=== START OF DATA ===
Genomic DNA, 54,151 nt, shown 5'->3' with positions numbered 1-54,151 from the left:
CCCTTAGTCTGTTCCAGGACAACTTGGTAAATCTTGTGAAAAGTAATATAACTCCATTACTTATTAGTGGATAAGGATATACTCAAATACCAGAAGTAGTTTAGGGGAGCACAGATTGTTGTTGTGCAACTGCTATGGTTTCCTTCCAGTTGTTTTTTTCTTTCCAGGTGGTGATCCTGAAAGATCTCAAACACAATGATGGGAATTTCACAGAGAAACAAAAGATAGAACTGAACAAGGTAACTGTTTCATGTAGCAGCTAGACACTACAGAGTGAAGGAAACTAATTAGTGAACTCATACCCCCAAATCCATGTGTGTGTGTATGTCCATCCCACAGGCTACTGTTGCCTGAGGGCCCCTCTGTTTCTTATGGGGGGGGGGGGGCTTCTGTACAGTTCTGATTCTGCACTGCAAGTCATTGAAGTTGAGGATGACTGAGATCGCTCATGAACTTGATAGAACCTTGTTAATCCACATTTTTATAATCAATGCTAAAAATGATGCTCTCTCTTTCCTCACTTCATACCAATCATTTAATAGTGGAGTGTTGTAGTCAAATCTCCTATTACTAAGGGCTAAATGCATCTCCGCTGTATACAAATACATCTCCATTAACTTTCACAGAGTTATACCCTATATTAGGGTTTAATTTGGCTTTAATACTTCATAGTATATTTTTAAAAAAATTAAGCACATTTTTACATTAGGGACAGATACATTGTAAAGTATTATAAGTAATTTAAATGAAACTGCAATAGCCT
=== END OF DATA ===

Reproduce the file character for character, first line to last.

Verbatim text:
Genomic DNA, 54,151 nt, shown 5'->3' with positions numbered 1-54,151 from the left:
CCCTTAGTCTGTTCCAGGACAACTTGGTAAATCTTGTGAAAAGTAATATAACTCCATTACTTATTAGTGGATAAGGATATACTCAAATACCAGAAGTAGTTTAGGGGAGCACAGATTGTTGTTGTGCAACTGCTATGGTTTCCTTCCAGTTGTTTTTTTCTTTCCAGGTGGTGATCCTGAAAGATCTCAAACACAATGATGGGAATTTCACAGAGAAACAAAAGATAGAACTGAACAAGGTAACTGTTTCATGTAGCAGCTAGACACTACAGAGTGAAGGAAACTAATTAGTGAACTCATACCCCCAAATCCATGTGTGTGTGTATGTCCATCCCACAGGCTACTGTTGCCTGAGGGCCCCTCTGTTTCTTATGGGGGGGGGGGGGCTTCTGTACAGTTCTGATTCTGCACTGCAAGTCATTGAAGTTGAGGATGACTGAGATCGCTCATGAACTTGATAGAACCTTGTTAATCCACATTTTTATAATCAATGCTAAAAATGATGCTCTCTCTTTCCTCACTTCATACCAATCATTTAATAGTGGAGTGTTGTAGTCAAATCTCCTATTACTAAGGGCTAAATGCATCTCCGCTGTATACAAATACATCTCCATTAACTTTCACAGAGTTATACCCTATATTAGGGTTTAATTTGGCTTTAATACTTCATAGTATATTTTTAAAAAAATTAAGCACATTTTTACATTAGGGACAGATACATTGTAAAGTATTATAAGTAATTTAAATGAAACTGCAATAGCCT